Reuters’s David Cay Johnston has a good column today on why tax rates are lower than we generally think: We typically calculate them based on adjusted gross income.
But the Tax Policy Center has numbers on what tax rates would be as a percentage of cash income, which includes tax-exempt income excluded from the AGI. Johnston writes that this means poor folks who get net transfers from the government get less than we think, while taxpayers pay less than we think:
The percentage point discrepancy widens as incomes increase. For the next fifth of taxpayers, those earning between $59,486 and $103,465, the average federal income tax is 8.2 percent of AGI but only 7 percent of cash income, a difference of 1.2 percentage points. For the top fifth, those earning more than $103,465, the average federal income tax is 17.3 percent of AGI but only 14.9 percent of cash income.
For the top tenth of one percent - whose combined income comes close to equaling that of the bottom 50 percent of taxpayers - the disparity is even greater. The tax rate is 23.6 percent of AGI but only 19.8 percent of cash income, a difference of 3.8 percentage points.
— In the-beat-goes-on news, corporate profits continued to expand last year much faster than paychecks (average paychecks for workers, I should say. If I were forced to bet, I’d have to guess executive pay rose at a nice clip, though the numbers aren’t out yet).
Bloomberg News says that in January, average wages were up 1.5 percent over a year earlier, meaning real income growth was negative (core inflation was up 2.3 percent). Meantime, S&P 500 corporate profits were up 5.1 percent.
“In regards to labor, we currently do not anticipate significant pressure for 2012 for both wages and salary,” Gregory Levin, chief financial officer at BJ’s Restaurants Inc. (BJRI), said on a Feb. 16 conference call with analysts.
The Huntington Beach, California-based company, which owns and operates restaurants in California, Colorado, Oregon, Arizona, Nevada and Texas, said revenue increased 29 percent in the three months that ended Jan. 3 from the prior year, while net income rose 42 percent.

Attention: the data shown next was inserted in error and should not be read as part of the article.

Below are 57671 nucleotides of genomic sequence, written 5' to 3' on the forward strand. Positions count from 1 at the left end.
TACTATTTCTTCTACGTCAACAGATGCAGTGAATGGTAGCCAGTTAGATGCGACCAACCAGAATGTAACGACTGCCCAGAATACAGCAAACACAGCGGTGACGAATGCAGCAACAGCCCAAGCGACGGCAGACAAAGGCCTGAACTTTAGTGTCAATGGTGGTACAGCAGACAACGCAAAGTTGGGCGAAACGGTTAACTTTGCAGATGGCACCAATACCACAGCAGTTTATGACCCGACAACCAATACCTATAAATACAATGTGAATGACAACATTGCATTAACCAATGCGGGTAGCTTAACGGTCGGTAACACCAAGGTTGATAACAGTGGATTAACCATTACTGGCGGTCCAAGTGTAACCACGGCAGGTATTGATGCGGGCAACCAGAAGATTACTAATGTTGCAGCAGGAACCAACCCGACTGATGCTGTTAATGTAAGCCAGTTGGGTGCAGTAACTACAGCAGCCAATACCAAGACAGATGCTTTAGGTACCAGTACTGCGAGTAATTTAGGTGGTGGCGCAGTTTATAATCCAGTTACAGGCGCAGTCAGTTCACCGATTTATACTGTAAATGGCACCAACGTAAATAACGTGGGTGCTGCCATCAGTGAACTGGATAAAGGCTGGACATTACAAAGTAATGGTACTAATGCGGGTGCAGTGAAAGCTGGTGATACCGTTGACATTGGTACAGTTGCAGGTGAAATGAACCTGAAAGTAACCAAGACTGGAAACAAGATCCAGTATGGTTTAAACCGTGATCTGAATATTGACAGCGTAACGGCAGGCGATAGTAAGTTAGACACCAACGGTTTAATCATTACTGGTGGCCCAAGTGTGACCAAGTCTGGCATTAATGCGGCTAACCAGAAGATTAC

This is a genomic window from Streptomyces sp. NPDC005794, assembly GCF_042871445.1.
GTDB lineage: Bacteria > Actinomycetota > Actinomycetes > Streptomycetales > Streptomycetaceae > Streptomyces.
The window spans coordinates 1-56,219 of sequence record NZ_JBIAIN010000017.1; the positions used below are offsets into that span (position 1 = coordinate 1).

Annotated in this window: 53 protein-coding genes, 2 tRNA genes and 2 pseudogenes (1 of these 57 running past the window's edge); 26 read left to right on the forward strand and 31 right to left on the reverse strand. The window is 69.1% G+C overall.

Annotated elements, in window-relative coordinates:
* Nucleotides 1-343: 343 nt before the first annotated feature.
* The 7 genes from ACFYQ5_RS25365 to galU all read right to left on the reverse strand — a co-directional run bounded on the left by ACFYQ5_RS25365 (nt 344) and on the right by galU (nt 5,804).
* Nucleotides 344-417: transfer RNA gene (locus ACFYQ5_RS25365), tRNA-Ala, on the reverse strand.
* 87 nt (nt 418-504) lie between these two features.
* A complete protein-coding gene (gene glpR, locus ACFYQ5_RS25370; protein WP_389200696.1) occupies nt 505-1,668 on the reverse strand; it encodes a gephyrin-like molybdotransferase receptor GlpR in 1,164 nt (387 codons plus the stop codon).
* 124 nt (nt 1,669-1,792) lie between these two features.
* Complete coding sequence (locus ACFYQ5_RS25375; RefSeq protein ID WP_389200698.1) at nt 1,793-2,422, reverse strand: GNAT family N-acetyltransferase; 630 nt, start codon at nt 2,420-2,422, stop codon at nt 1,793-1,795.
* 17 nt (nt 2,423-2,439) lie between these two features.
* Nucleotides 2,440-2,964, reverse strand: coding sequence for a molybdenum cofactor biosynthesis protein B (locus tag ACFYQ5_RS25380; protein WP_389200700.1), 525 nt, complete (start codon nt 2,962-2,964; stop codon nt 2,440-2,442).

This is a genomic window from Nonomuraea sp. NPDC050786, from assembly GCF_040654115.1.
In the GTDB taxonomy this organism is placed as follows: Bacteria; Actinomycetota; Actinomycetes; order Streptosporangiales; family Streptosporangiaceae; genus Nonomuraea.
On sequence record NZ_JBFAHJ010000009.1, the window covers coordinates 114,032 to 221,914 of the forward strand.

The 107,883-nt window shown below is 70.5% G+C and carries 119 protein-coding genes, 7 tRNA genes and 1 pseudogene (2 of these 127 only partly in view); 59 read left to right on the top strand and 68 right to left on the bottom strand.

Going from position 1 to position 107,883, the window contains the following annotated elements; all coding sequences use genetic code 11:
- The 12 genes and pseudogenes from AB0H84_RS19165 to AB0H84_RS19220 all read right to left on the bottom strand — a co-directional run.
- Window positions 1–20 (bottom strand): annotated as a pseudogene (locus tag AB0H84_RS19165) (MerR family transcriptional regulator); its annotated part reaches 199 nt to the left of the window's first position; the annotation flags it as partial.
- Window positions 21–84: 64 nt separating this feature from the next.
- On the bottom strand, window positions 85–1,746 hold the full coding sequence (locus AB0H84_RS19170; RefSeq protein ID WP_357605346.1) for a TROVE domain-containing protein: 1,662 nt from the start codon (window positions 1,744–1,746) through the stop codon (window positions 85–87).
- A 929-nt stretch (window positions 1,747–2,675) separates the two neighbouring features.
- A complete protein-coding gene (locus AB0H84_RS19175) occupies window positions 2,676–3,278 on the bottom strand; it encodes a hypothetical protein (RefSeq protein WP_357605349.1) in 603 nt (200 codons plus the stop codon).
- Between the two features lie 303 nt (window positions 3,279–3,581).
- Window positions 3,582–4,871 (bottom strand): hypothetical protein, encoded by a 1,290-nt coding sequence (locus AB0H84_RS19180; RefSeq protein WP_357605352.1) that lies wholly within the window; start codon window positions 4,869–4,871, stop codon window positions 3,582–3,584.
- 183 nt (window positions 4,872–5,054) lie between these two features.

While Bloomberg notes there are cyclical factors at work here, it’s going to be a good long while before unemployment falls enough to put upward pressure on wages.
— FireDogLake’s David Dayen points to this passage buried in a Politico story on HUD chief Shaun Donovan in which Iowa Attorney General Tom Miller laughs at New York Attorney General
Eric Schneiderman for the foreclosure-scandal settlement:
Miller, who clashed with Schneiderman over the releases, said Donovan didn’t make many changes but was artful enough to sell it as a compromise to the New York attorney general, who wanted to seal the deal.
“Essentially what Shaun did was let Eric take credit for shaping the release,” Miller said, “credit that wasn’t factually correct.”
After weeks of negotiations with the banks and the states, a deal emerged and Obama made the announcement of the Schneiderman committee a centerpiece of his new commitment to getting tough on Wall Street and helping out homeowners.
Schneiderman has promised that he would walk away from the task force if he found it insufficient, with his co-chairs slow-walking the investigation. With the task force barely begun, here’s the head of the state settlement and insiders close to Donovan just out-and-out clowning him, alleging that Donovan bait-and-switched him. We’re waiting for that walk-away any time now.Ryan Chittum is a former Wall Street Journal reporter, and deputy editor of The Audit, CJR's business section. If you see notable business journalism, give him a heads-up at email@example.com. Follow him on Twitter at @ryanchittum. Tags: Bloomberg News, David Cay Johnston, Foreclosure Scandal, taxes, Wages